Developing and Validating the STRESS-MS Questionnaire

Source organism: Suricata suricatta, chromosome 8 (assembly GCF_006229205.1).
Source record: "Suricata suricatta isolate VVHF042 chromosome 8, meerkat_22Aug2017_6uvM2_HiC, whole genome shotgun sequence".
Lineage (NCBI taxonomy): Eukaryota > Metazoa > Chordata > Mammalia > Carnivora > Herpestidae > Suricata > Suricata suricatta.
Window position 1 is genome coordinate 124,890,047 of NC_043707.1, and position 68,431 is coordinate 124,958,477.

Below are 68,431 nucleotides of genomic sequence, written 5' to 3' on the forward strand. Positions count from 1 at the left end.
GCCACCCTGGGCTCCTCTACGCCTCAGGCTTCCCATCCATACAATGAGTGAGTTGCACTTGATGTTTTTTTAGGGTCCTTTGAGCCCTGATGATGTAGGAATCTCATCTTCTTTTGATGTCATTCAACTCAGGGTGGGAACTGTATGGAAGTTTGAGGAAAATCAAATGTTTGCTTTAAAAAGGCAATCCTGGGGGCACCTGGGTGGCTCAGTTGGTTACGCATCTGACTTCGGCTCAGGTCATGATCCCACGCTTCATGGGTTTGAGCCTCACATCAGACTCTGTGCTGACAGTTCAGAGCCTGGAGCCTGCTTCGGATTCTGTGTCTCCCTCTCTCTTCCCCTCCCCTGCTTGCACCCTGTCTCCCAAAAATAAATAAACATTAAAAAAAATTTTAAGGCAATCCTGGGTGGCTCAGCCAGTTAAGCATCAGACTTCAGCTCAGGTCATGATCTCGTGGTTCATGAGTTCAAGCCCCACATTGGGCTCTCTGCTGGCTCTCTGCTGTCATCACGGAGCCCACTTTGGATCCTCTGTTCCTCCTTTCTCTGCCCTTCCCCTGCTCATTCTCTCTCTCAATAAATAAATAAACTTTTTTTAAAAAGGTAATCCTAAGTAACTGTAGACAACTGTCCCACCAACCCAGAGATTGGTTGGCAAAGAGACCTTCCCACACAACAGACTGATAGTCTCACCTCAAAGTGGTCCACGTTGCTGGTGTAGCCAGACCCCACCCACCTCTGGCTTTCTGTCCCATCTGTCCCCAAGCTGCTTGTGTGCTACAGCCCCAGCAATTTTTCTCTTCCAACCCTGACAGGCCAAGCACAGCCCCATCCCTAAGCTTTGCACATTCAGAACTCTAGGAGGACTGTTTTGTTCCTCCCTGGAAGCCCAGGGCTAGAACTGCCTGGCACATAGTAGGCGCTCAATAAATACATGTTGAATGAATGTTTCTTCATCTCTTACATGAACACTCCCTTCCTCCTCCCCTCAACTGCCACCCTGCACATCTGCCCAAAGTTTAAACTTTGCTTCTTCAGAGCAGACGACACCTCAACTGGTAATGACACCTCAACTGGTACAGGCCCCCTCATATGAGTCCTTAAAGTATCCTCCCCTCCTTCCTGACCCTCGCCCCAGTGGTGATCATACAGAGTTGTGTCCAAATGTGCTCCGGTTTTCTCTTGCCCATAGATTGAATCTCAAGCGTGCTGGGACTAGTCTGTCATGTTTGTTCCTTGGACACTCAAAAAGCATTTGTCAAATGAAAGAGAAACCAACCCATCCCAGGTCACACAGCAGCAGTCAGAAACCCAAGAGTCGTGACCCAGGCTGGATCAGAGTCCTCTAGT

The measure development team was a 10-member multidisciplinary advisory board composed of MS specialists, experts in mistreatment of adults with disabilities, a caregiver, and a person with MS. The board used 5 major categories of mistreatment24  of vulnerable adults (physical abuse, psychological abuse, neglect, financial abuse, and sexual abuse) to adapt the Revised Conflict Tactics Scales (CTS2)25  into a new instrument, culling a list of CTS2 items most relevant to MS. Based on the validated CTS used as an outcome measure in hundreds of published studies of abusive relationships,26  the CTS2 is a refined measure of interpersonal abusiveness that includes 39 items in 5 subscales (negotiation, psychological aggression, physical violence, sexual coercion, and injury). We selected the CTS2 to adapt because its factor structure fit the study population and because a published study describing its development and psychometric data27  showed acceptable construct validity, discriminant validity, and reliability ranges (0.79–0.95). The board ranked each of the selected CTS2 items and offered detailed feedback. To assess face validity, we recruited 5 people with MS and 5 informal caregivers to pilot-test the draft questionnaire over a 2-week period through semistructured interviews, then used their feedback to finalize the STRESS-MS instrument and adapt it into 3 versions: 1 for adults with MS (Table 1; available online at IJMSC.org), another for caregivers, and a dyad version. The caregiver and dyad versions use the same item stems as the person-with-MS version. For example, the “My caregiver misused my possessions” item for people with MS was adapted to “I misused possessions of the person with MS.”